Male gay and bisexual injection drug users may especially benefit from expanded substance abuse and prevention services, because other strong risk factors for HIV and HCV are also likely to be present. The strong association between injecting drug use, risky sexual practices, and blood-borne virus infection suggests the need for a special emphasis on sexual health and harm reduction services within holistic substance abuse services for gay and bisexual men.[6] Prescription pain pill addiction may also contribute to high-risk sexual behavior and a higher risk of HIV/AIDS. HIV testing, education, and prevention should be provided alongside substance abuse treatment and MAT for this population.[7] — [1]Mackesy-Amit, M. E., Fendrich, M., Johnson, T. P. (2009). Substance-related problems and treatment among men who have sex with men in comparison to other men in Chicago. Journal of Substance Abuse Treatment. 36(2), 227–233. [2]Benotsch, E.G., Martin, A.M., Koester, S., Cejka, A., Luckman, D. (2011). Nonmedical use of prescription drugs and HIV risk behavior in gay and bisexual men. Sex Transm Dis. Feb;38(2), 105-10. [3]Mackesy-Amit, M. E,m et al. 2009. [4] Ibanez, G.E., Purcell, D.W., Stall, R., Parsons, J.T., Gomez, C.A. (2005). Sexual risk, substance use, and psychological distress in HIV-positive gay and bisexual men who also inject drugs. AIDS. Apr 19 Suppl 1, S49-55. [5] Lea, T., Mao, L., Bath, N., Prestage, G., Zablotska, I., de Wit, J.. Holt, M. (2013). Injecting drug use among gay and bisexual men in Sydney: prevalence and associations with sexual risk practices and HIV and hepatitis C infection. AIDS Behav. May 17(4),1344-51. [6] Lea, T., et al. 2013. [7]Mackesy-Amit, M. E., et al. 2009.

Opioid Abuse in Adolescents & Young Adults
A 2007 survey of American adolescents showed that about 10% of U.S. adolescents between the ages of 12 and 17 years old have used opioids for a nonmedical reason in their lifetime. Nonmedical reasons include using opioid medications for feelings they cause, or to get “high.”[1] Teens may also choose to use opioids that are not prescribed to them by a doctor to find pain relief, to help with relaxing, or to help sleeping. Peer pressure to use opioid drugs is another common reason for nonmedical use. Many adolescents consider prescription opioids (painkillers) to be “safer” than illicit drugs, [2] as well as easier to get from parents’ medicine cabinets, family members, or friends.[3] However, nonmedical use of opioids can be very dangerous, and can lead to life-threatening overdose or serious addiction if not addressed.

Benefits of Early Treatment

Adolescence is a critical time for intervention in opioid abuse problems to prevent serious addiction and its consequences.[4] Many teens can are “subthreshold” substance users, meaning that they meet only a few of the criteria for full-fledged dependence on opioids. However, studies of teens have shown that these relatively minor problems early in life often worsen into more severe substance use problems in adulthood. Early identification and early treatment of opioid abuse problems could be very helpful for these teens.[5] However, most teens with opioid abuse do not come to the attention of adults until severe legal or physical problems develop. Many adolescents with opioid abuse problems only receive addiction treatment when they experience an addiction to an additional drug or alcohol, or become involved in the criminal justice system.[6] Substance abuse is especially serious in teens because their brains are still in the process of developing. Opioids act by changing neurotransmission in the brain. Drug abuse in the teenage years may cause long-lasting effects on the developing brain.[7]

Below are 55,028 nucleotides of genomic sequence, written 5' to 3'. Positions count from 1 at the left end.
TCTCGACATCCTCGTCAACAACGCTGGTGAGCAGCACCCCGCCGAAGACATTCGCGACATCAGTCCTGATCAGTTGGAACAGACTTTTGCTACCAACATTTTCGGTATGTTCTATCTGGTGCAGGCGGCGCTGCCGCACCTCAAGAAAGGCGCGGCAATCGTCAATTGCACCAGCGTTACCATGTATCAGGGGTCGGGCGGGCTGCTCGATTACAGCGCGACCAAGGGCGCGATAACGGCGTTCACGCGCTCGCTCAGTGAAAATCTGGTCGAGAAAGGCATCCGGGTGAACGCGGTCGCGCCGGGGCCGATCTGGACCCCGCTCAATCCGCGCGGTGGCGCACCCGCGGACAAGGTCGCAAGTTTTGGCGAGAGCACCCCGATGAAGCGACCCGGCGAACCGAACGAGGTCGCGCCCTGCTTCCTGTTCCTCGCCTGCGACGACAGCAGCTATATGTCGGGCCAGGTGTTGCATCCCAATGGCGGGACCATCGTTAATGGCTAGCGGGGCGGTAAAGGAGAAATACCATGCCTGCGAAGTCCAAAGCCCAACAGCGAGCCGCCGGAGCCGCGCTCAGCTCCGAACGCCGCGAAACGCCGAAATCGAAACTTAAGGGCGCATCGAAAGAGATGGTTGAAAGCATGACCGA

Barriers to Treatment: Adolescents and Young Adults

Adolescents with opioid use disorder (dependence or abuse) are unlikely to seek or use treatments, even when these are available. In a 2011 survey, only 13% of opioid-abusing teens that felt the need for substance abuse treatment had actually received treatment services in that year. This survey found that reasons for not seeking needed treatments included:[8] “I don’t want help, yet.” In 2011, about a third of opioid-abusing teens aware of their need for treatment hadn’t yet sought help because they weren’t ready to stop using. “I don’t need help.”In 2011, only about 5% of adolescents with symptoms of opioid use disorder or abuse reported that they felt the need for any kind of substance abuse treatment. Less that 2% reported that they felt the need specifically for treatment of opioid use disorder or abuse. In the same 2011 survey, a significant percentage of opioid-abusing teens thought that they could handle the problem without treatment (21%).[9] Teens may also not be aware of the dangers of opioid abuse, and often feel that using prescription opioids is “safer” than using other illicit drugs.[10] “Treatment won’t help.”About 10% of surveyed teens thought that treatment wouldn’t help. “I don’t want anyone to find out.”In the same 2011 survey, one of the most common reasons why opioid-abusing teens didn’t seek treatment were that they didn’t want others to find out (22%). Teens may be afraid or embarrassed to tell their doctors about opioid abuse.[11] “People will think less of me for using substance abuse treatment.”Another of the most common reasons why opioid-abusing teens did not seek treatment was because they thought that seeking treatment might cause neighbors to have negative opinions of them (22%). Fear of the negative stigma (disgrace, or bad reputation) that many teens and their friends and family associate with treatment for substance abuse problems may prevent teens from seeking needed treatment. “I can’t get help.” In a 2011 survey, about 10% of opioid-abusing teens who were aware of their need for treatment were prevented by its cost and/or lack of insurance coverage for treatment. A similar percentage of teens didn’t know where to get treatment (8%). Though less common, reasons such as not being able to find a treatment program with openings, a lack of transportation to treatment, and worries about treatment’s effects on a job also may stop opioid-abusing teens from receiving treatment.[12]